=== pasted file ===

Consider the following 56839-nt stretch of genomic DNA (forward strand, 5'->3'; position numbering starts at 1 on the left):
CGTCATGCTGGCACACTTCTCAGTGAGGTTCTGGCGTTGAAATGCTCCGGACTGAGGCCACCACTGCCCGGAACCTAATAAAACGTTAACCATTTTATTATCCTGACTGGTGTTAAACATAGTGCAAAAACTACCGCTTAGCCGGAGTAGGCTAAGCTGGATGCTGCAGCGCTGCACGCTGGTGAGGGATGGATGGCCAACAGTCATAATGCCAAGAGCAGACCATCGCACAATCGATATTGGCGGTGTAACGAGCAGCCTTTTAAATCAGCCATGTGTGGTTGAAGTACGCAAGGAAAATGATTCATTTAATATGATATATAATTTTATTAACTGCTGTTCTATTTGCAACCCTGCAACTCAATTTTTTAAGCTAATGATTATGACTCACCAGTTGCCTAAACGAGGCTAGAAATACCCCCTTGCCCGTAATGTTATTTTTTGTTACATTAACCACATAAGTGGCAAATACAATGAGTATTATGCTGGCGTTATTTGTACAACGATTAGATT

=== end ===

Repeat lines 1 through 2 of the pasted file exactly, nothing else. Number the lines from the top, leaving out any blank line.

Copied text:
Consider the following 56839-nt stretch of genomic DNA (forward strand, 5'->3'; position numbering starts at 1 on the left):
CGTCATGCTGGCACACTTCTCAGTGAGGTTCTGGCGTTGAAATGCTCCGGACTGAGGCCACCACTGCCCGGAACCTAATAAAACGTTAACCATTTTATTATCCTGACTGGTGTTAAACATAGTGCAAAAACTACCGCTTAGCCGGAGTAGGCTAAGCTGGATGCTGCAGCGCTGCACGCTGGTGAGGGATGGATGGCCAACAGTCATAATGCCAAGAGCAGACCATCGCACAATCGATATTGGCGGTGTAACGAGCAGCCTTTTAAATCAGCCATGTGTGGTTGAAGTACGCAAGGAAAATGATTCATTTAATATGATATATAATTTTATTAACTGCTGTTCTATTTGCAACCCTGCAACTCAATTTTTTAAGCTAATGATTATGACTCACCAGTTGCCTAAACGAGGCTAGAAATACCCCCTTGCCCGTAATGTTATTTTTTGTTACATTAACCACATAAGTGGCAAATACAATGAGTATTATGCTGGCGTTATTTGTACAACGATTAGATT